Welcome to The Daily Question, a blog dedicated to the advancements in modern random fact gathering. A new question will be posted everyday, about almost anything, so please check back soon. Also, feel free to check out the archives, which are full of more fun facts. Have fun!

Sunday, July 26, 2009

July 27- Presidents

To finally get back to you on the Thursday question, I have not one answer, but four: Entertainment Sports Programming Network. Ok, now that that's cleared up, let's move right along to today's question.

Back in the old days, presidents used to face the same problems when running for president as they do now. Bad habits, political philosophies, or in this case, age. When this respected general ran for office, he was constantly criticized for being to old. He kept on trucking though, and eventually got the Whig nomination with the slogan "Tippecanoe and Tyler Too." So for today I ask: Which president was this, and what do you think happened to him?

Thursday, July 23, 2009

July 23- Sports

Since it is 11:55, and this is the Daily Question, I'm just going to cut to the chase. The only state that still has a confederate flag waving at its capital is Georgia. I'm not 100% sure why, but I imagine it is because Georgia was one of the hardest hit states in the Civil War.

Now for today's question. This question has less to do with playing sports, but more to do with watching sports. With the invention of the television, sports were able to be seen in front row, even from miles away. Sports television has evolved significantly, and leading the coverage of a billion dollar industry is the broadcasting station ESPN. But, my question for today is: What does ESPN stand for?

Wednesday, July 22, 2009

July 22- Geography

Ancient Greece had four main elements: earth, wind, water, fire. Actually, all of these could be proven by burning a tree. First, you can feel the tree is wet. Once you light it on fire, you can see the elements escape, the water through steam, the wind through smoke, the earth as ashes, and the fire as, well, the fire. However, there is a curve ball; the fifth element. The fifth element was aether, a kind of void element. It represented the vacuum of space, and made up all celestial bodies. Actually, we get the word quintessential from it. Quint, which meant 5, and essential, meaning it was an element. So, a word for the void element that is everywhere now comes to mean something that is typical.

Now, to compliment some classical Greek philosophy, how about some Civil War geography? During the Civil War, the Confederate States of America made their own flag reminiscent of the U.S.A. one, red with a blue x and white stars. Today, all southern states have officially given up this flag, except for one. So my question is: Which state still has a Confederate flag perched atop their capital building?

Tuesday, July 21, 2009

July 21- Tuesday

5 sets of presidents share names. I'll go in chronological order-

John Adams was the father of John Quincy Adams. Neither had a very successful presidency in my opinion. Next comes William Henry Harrison and his grandson, Benjamin. Both were elected partially because of their successes in battle, William in the Revolution and Benjamin in the Civil War. Moving right along, we have Andrew Johnson and Lyndon B. Johnson, the only presidents on the list who weren't related. After them the Roosevelts, Theodore and Franklin, whose terms were almost 40 years apart. They were 5th cousins. Finally, we have the George H.W. and George W. Bush, the most recent pair.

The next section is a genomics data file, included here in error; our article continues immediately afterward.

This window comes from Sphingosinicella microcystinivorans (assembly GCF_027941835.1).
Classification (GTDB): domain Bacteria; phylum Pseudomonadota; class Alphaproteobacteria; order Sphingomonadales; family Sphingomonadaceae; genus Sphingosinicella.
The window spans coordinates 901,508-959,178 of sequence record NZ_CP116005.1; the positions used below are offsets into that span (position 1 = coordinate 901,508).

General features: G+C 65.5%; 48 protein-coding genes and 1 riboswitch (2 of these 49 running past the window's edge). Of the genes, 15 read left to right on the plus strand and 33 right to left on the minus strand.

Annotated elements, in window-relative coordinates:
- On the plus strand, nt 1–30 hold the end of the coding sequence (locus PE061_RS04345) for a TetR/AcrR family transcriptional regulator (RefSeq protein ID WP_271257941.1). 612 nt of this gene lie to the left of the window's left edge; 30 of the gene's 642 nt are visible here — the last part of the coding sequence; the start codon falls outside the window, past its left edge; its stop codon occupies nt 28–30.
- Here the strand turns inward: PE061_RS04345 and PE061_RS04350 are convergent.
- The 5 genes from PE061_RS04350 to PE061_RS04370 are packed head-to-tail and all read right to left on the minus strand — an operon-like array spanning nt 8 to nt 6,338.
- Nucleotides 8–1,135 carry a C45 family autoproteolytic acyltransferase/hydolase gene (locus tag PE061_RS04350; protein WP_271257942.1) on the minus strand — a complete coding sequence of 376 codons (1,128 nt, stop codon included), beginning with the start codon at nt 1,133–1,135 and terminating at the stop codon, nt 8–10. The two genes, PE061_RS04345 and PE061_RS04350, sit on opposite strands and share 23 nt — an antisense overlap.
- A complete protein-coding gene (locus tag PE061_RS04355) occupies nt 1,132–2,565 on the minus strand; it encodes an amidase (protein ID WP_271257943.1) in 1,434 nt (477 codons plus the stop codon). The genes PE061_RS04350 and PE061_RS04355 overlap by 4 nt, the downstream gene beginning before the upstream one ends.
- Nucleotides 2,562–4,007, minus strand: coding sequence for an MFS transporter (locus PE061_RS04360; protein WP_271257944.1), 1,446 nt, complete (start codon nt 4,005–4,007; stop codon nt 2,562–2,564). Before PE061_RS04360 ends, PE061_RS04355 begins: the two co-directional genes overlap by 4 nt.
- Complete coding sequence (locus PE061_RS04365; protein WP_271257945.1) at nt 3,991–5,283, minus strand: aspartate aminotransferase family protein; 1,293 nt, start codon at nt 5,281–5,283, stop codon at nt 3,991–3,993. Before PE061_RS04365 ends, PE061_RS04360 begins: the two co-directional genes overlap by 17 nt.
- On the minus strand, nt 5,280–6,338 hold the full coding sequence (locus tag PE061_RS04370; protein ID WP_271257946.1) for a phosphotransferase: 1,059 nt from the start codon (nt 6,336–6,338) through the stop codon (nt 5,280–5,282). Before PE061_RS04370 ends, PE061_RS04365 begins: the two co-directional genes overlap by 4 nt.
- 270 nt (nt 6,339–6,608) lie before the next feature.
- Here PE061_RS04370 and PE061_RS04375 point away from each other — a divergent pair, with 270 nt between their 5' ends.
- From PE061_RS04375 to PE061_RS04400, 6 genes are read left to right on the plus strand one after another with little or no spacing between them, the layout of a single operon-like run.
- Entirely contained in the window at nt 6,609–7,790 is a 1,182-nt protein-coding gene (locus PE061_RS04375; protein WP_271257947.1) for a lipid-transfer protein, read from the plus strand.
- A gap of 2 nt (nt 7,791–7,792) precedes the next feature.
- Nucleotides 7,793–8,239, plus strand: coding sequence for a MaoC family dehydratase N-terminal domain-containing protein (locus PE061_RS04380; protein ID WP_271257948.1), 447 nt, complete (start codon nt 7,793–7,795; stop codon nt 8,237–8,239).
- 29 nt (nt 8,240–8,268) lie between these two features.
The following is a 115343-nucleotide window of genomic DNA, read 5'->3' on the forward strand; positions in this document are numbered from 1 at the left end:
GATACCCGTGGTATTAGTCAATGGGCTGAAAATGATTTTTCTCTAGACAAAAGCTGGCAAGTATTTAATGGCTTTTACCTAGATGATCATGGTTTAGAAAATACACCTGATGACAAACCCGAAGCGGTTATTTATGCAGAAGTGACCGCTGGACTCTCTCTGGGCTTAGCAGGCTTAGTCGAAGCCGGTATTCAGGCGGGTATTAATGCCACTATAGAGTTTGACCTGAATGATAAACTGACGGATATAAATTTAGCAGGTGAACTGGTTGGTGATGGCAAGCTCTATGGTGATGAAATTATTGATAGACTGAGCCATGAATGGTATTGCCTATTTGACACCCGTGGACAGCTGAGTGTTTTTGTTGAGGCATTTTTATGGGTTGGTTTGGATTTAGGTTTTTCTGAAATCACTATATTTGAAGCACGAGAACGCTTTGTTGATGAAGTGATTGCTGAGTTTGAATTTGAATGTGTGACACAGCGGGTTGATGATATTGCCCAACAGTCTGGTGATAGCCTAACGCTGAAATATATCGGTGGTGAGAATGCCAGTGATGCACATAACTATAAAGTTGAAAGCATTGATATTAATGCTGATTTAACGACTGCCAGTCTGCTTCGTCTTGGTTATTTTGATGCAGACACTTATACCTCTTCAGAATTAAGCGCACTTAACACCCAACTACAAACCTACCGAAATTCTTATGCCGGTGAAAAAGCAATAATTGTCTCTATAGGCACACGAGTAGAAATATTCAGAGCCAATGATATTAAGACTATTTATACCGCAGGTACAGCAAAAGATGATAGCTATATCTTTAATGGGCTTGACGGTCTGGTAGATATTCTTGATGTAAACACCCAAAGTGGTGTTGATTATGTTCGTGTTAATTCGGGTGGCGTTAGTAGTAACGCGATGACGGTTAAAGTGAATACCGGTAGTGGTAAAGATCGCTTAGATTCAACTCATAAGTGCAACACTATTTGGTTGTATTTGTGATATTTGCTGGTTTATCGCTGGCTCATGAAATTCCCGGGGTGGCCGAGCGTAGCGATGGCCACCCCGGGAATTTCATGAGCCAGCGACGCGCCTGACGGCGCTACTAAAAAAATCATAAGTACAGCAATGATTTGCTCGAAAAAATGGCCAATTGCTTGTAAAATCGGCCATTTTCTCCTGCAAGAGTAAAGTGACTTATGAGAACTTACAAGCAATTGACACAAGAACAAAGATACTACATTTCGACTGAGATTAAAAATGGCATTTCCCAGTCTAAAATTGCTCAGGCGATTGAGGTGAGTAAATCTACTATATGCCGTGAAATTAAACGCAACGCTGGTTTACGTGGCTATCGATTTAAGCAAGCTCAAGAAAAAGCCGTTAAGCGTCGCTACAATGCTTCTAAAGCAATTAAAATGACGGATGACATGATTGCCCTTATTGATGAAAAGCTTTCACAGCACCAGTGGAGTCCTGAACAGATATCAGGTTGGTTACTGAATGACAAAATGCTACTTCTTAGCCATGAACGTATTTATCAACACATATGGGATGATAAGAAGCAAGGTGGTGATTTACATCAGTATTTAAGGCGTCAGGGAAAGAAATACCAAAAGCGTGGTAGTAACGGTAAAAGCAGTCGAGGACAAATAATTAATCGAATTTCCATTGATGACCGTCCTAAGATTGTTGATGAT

Now for today's question. I understand I am notorious for asking periodic table questions, but today is a variation on the subject. You see, back in the old days, the Greeks had their own version of the elements. Substances that could not be broken down anymore than they already were; the most basic parts of earth. And to prove it, all you had to do is burn a tree. So for today, I ask: What were the original Greek elements?

(Please Comment)

Sunday, July 19, 2009

July 19- Presidents

I'll start off with the answer for yesterday. The reason the monument is multicolored is because it was built in 2 parts, mostly 1848-1856 and 1876-1884. The original designers were not able to finish because they lacked funding. Not only that, but the civil war started breaking out during the building process.
For more info visit: http://www.nps.gov/nr/travel/wash/dc72.htm

So today's question. It is a bit random, but a bit of random presidential trivia is better than none at all. Out of all 44 of our presidents, many share the same last names. So for my daily question, I ask: How many sets of presidents share a last name, and which names are they?

Saturday, July 18, 2009

July 18- Random

A few weeks of vacation has given me time to ponder over the blog. Is a format change necessary? Should I make it more interactive? Over the next few weeks I'll be looking at other blogs, and experimenting with my own to figure out how best to conduct The Question. If you have any ideas, please leave a comment. Anyway, I probably should commence in the question for today. The reason I haven't been blogging was because I've been in the capitol. Now, when you're in the capitol, it is impossible not to notice the Washington Monument. Since the buildings in the city are size restricted, the monument is able to tower majestically over everything else. But, if you notice, a third of the way up the monument changes color. So today, I ask, why is the symbol of our founding father's greatness multicolor?

Today, I will be trying out a new format, the format being no posted answer. Please comment if you like or dislike, or even better, about the answer.

Sunday, June 28, 2009

Bloggers Need Breaks Too

The Daily Question will be on vacation from June 28th until July 15th. Feel free to check out the archives in absence of a daily question. ENJOY THE SUMMER!